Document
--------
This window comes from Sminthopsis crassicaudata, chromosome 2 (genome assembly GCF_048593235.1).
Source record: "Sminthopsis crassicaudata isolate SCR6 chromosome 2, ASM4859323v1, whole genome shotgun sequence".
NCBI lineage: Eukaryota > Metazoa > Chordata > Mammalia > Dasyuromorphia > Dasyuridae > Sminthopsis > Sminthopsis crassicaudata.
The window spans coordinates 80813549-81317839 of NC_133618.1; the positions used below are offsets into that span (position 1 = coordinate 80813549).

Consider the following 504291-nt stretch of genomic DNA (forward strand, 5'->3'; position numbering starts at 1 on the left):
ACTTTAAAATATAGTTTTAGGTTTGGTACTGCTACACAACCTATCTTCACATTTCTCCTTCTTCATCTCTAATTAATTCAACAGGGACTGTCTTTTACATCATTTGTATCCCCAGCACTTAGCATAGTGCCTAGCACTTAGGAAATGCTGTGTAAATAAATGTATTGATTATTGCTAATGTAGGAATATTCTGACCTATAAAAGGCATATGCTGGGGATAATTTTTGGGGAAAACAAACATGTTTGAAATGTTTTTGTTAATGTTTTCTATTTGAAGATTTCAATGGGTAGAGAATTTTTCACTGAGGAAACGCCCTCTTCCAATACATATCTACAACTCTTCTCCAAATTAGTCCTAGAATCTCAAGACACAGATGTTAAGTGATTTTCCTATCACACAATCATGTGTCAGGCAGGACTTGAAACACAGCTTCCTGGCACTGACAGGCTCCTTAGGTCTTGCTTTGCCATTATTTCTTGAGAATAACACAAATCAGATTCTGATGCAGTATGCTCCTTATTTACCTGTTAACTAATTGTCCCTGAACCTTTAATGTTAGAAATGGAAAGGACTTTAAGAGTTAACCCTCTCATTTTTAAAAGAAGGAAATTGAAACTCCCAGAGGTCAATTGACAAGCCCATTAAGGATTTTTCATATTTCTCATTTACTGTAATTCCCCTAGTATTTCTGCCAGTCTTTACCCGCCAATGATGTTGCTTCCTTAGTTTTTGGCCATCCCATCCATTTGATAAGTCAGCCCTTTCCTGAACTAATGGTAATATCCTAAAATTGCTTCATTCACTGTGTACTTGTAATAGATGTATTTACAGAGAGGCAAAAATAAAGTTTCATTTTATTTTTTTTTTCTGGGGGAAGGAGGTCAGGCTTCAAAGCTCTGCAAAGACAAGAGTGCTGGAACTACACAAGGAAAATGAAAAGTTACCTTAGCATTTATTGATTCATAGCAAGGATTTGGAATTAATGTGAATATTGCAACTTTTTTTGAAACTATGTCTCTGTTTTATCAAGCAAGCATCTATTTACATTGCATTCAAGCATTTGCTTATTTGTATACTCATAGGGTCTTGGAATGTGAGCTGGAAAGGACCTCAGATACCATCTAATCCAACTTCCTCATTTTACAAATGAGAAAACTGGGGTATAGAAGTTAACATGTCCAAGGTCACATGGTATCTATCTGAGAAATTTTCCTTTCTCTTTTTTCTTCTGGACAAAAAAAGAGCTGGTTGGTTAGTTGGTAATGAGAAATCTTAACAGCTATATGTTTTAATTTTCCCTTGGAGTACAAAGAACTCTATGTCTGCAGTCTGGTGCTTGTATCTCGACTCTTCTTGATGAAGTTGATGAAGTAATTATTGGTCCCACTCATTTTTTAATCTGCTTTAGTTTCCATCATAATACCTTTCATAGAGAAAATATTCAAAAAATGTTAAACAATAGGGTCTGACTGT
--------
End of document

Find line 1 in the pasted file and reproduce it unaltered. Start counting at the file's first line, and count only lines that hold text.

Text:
This window comes from Sminthopsis crassicaudata, chromosome 2 (genome assembly GCF_048593235.1).